Pattern: Quill (by me!)
Yarn: The Knitting Goddess Laceweight Cashmere small skein in charcoal, one skein
Needles: US3/3.25mm Addi Turbos
On Ravelry here.
Gift knitting means I can’t show you what I’ve been working furiously on all week, because someone reads this blog and I don’t want to give away the surprise. But I have a few other tidbits I can share with you…
Pattern: Shiver Cowl by Danido Crafty
Yarn: KnitPicks Gloss DK in Woodland Sage, 1 skein and a bit of a second
Needles: US6/4mm KnitPicks Options
Notes: I made a handful of small mods, mostly because my yarn choice was a little thicker than the one specified in the pattern. I only worked the cabled band to 16″ (small neck!) and then, since the pattern doesn’t specify the ratio at which to pick up stitches, I just picked up one stitch in every slipped stitch, and worked the ribbing on the same US6s to keep it from being too snug. I used four buttons rather than three, because these pretty thrifted ones were just a smidge too small to keep it closed without that extra one.
Here on Ravelry.
There’s also a big, huge, GIANT spindle sale which ends tomorrow—15% and free shipping on all orders. Which means that this spindle:
could be in your hands by the end of the week for less than 25 dollars. Really.
New cameras are funny things. In addition to the usual adjustment to new buttons, new settings, new new new, there’s also an adjustment to the way you even take pictures. For me, the adjustment here is in self portraits, because my new camera has a little remote. Shiny new toy! It’ll make my pictures so much better!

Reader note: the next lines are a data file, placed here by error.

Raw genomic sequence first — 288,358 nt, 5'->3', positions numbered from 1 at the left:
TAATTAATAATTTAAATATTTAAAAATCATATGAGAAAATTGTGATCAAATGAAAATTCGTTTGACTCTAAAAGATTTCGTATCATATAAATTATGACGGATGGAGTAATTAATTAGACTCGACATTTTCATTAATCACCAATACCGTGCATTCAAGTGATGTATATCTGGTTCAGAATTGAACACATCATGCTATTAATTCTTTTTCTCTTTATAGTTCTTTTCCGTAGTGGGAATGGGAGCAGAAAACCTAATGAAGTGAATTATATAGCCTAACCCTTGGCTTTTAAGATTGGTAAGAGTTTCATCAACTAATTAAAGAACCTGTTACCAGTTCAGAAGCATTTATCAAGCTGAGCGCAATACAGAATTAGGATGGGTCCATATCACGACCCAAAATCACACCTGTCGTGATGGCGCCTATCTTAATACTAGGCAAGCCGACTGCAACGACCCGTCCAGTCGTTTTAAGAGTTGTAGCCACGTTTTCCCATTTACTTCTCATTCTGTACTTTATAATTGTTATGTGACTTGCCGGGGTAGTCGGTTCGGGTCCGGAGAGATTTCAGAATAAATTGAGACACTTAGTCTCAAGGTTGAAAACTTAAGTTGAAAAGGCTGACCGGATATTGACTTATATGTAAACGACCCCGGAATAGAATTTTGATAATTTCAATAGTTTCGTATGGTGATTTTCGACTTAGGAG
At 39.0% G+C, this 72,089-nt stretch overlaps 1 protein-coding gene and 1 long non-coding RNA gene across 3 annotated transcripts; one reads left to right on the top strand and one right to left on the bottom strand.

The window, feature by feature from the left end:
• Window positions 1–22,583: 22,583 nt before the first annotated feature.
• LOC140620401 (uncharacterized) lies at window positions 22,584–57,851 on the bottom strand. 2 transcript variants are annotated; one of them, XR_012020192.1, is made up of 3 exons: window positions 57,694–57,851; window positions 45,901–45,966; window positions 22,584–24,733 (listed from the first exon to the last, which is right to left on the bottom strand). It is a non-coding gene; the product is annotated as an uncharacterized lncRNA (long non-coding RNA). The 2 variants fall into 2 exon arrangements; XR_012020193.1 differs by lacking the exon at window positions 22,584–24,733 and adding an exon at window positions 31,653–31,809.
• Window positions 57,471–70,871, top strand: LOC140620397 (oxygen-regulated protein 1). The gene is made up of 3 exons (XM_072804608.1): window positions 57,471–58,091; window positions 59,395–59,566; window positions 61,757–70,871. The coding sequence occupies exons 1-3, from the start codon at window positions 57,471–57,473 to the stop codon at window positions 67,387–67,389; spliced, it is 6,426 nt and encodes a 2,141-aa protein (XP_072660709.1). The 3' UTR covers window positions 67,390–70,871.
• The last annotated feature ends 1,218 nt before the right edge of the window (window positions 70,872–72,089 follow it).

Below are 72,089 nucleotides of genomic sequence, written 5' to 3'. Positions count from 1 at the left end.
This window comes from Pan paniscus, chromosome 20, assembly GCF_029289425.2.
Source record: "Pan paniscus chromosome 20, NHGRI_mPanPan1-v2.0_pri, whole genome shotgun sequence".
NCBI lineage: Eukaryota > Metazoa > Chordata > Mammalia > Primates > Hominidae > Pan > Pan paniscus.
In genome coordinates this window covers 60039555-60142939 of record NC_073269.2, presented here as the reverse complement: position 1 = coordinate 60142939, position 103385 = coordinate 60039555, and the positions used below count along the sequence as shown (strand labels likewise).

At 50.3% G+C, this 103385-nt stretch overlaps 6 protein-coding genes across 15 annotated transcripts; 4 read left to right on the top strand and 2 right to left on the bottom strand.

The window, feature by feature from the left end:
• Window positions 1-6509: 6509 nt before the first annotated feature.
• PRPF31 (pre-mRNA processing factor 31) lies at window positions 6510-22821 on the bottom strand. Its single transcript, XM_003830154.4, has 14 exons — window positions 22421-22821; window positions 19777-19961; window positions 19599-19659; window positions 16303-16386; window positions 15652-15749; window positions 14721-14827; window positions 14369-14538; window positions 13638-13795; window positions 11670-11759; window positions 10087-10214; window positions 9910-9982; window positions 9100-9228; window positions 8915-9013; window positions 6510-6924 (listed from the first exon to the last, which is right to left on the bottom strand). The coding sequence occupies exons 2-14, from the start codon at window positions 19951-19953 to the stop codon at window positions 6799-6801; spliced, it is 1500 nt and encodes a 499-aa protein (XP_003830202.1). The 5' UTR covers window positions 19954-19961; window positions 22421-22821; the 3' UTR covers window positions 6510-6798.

No. It isn’t better. The camera remote is an evil torture device.
It is designed to make you think your life is easier, when really your pictures are just more ridiculous.
I cry myself to sleep at night thinking about how many awesome pictures I could’ve taken if not for that vicious camera remote.
Oh, blog. I promise to never, ever ever leave you like that again. On the plus side, look what I made you!
These socks are kind of geeky. You all are shocked by that, right? I knew you would be. See, this sparkly purple yarn just wanted to be something royal. Something with strong lines and fine details, but nothing too overwhelming. So I forged a crown for it and constructed some columns, and that was all it needed. The traveling cables on the heel and instep create a fantastic fit and allow the foot to switch smoothly into stockinette, for both comfort and elegance.
Pattern: Mine, all mine!
Yarn: Kraemer Sterling Silk and Silver, 1 skein
Needles: US1.5/2.5mm Addi Turbos, which I do not recommend unless you like dull needles for tiny little cable crosses. Me, I like sharp needles for those. But I didn’t have a pair handy.
Tyrian has an official home here, while the project page on Ravelry for my particular pair is here. As a bonus, for the rest of the month, anyone who purchases the Hera sock pattern in addition to this one will receive $2.00 back.
On the seventh day, Jesh finished a sweater.
It’s currently blocking and I’m still considering what to do about a closure, but it certainly went faster than anticipated. So… now what do I do for the next two weeks? (Just kidding. I still have a million things left to do before Rhinebeck and two weeks is still nowhere near enough time.)